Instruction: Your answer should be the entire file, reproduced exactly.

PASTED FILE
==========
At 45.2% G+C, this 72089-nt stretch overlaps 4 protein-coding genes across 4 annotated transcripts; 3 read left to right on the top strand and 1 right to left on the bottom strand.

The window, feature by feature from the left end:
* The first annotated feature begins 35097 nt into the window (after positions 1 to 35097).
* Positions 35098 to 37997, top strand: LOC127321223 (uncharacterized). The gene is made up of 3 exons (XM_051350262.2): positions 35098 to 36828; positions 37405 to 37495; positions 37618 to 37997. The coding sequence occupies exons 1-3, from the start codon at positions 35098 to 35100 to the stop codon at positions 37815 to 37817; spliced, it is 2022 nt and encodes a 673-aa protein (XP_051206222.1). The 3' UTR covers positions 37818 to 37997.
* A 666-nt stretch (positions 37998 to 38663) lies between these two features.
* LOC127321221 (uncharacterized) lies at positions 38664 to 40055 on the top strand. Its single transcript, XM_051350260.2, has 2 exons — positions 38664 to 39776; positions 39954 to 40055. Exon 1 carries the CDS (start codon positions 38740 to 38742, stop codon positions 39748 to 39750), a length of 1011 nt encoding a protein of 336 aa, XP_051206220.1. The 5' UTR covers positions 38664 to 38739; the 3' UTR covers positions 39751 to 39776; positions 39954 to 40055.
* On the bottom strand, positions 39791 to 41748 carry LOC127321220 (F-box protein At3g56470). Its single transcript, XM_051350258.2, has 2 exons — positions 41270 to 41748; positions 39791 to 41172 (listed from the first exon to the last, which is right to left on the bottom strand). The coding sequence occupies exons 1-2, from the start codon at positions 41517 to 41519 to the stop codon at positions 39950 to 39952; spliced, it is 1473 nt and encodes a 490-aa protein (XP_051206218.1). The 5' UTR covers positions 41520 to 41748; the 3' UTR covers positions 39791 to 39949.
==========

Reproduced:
At 45.2% G+C, this 72089-nt stretch overlaps 4 protein-coding genes across 4 annotated transcripts; 3 read left to right on the top strand and 1 right to left on the bottom strand.

The window, feature by feature from the left end:
* The first annotated feature begins 35097 nt into the window (after positions 1 to 35097).
* Positions 35098 to 37997, top strand: LOC127321223 (uncharacterized). The gene is made up of 3 exons (XM_051350262.2): positions 35098 to 36828; positions 37405 to 37495; positions 37618 to 37997. The coding sequence occupies exons 1-3, from the start codon at positions 35098 to 35100 to the stop codon at positions 37815 to 37817; spliced, it is 2022 nt and encodes a 673-aa protein (XP_051206222.1). The 3' UTR covers positions 37818 to 37997.
* A 666-nt stretch (positions 37998 to 38663) lies between these two features.
* LOC127321221 (uncharacterized) lies at positions 38664 to 40055 on the top strand. Its single transcript, XM_051350260.2, has 2 exons — positions 38664 to 39776; positions 39954 to 40055. Exon 1 carries the CDS (start codon positions 38740 to 38742, stop codon positions 39748 to 39750), a length of 1011 nt encoding a protein of 336 aa, XP_051206220.1. The 5' UTR covers positions 38664 to 38739; the 3' UTR covers positions 39751 to 39776; positions 39954 to 40055.
* On the bottom strand, positions 39791 to 41748 carry LOC127321220 (F-box protein At3g56470). Its single transcript, XM_051350258.2, has 2 exons — positions 41270 to 41748; positions 39791 to 41172 (listed from the first exon to the last, which is right to left on the bottom strand). The coding sequence occupies exons 1-2, from the start codon at positions 41517 to 41519 to the stop codon at positions 39950 to 39952; spliced, it is 1473 nt and encodes a 490-aa protein (XP_051206218.1). The 5' UTR covers positions 41520 to 41748; the 3' UTR covers positions 39791 to 39949.